He explained that information on an international website may not necessarily be good information for people living locally in Malta since the same might not apply, so this was done to try and bridge those international websites with Malta, and at the same time campaign for the introduction of Prep in Malta.

Whilst Prep has been around for quite a while, and the data and the science was available in the 2000s, the ability to push something like PrEP requires both financial and human resources and Rapa noted that with “us being a very conservative country when it comes to sex in general, then it’s going to be more difficult for the department to just say "let's talk about sex".

What about the HIV-related services?

Fast-forward to the tender that was launched in February and closed in April, for which four companies applied – the idea was for the winning company to provide HIV services, or two companies since there is the possibility of two companies coming together which the government will decide in the negotiation of the tender.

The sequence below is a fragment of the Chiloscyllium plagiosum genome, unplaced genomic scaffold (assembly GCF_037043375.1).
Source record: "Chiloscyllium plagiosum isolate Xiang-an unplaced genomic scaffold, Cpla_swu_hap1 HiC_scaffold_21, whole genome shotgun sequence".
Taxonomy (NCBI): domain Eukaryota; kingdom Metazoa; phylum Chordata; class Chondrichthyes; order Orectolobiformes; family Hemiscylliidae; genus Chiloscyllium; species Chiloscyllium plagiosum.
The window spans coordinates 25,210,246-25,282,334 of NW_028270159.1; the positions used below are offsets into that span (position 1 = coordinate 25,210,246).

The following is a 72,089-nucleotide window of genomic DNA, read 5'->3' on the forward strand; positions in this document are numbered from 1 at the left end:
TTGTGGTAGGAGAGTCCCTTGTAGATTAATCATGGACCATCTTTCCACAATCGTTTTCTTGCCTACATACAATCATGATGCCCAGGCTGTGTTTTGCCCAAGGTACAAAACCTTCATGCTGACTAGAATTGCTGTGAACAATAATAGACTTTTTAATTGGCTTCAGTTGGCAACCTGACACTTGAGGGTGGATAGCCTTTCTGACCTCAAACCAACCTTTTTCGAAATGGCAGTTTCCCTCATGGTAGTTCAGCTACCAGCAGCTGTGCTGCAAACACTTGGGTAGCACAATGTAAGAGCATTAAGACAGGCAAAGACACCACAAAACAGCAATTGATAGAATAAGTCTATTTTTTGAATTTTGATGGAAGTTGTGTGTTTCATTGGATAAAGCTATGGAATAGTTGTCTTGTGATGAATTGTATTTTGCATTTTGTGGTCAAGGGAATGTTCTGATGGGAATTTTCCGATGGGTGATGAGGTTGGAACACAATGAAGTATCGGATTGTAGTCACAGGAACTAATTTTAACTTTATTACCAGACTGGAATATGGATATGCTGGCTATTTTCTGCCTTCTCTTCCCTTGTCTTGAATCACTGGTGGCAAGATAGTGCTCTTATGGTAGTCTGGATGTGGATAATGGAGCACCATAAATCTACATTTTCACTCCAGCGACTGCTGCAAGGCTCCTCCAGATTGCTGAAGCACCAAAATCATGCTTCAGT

“In the actual tender, we find that HIV services include the monitoring, follow-up and education on adherence - what is actually expected of the company is very broad - it is not just the supply of anti-retroviral therapy, which is the combination of drugs that people with HIV take on a daily basis.”

Rapa raised several questions to which the answers were still up in the air due to the terms of the contract being unclear.

"Does the contract extend to other things?"

"Does it extend to going to schools to educate?"

"If the company is in charge of lab results, then is the company going to be receiving data? And what is the company going to do with the data it receives? Will the government have access to that data? Or is the data that is coming out from this tender going to become privatised? That is one of the main concerns - are we saying that we are going to privatise?

“The fact that the government gets medication from a supplier is a normal standard procedure, but if I am extending that to other services then the general public is entitled to know, and in this case in particular, because HIV is a public health concern.”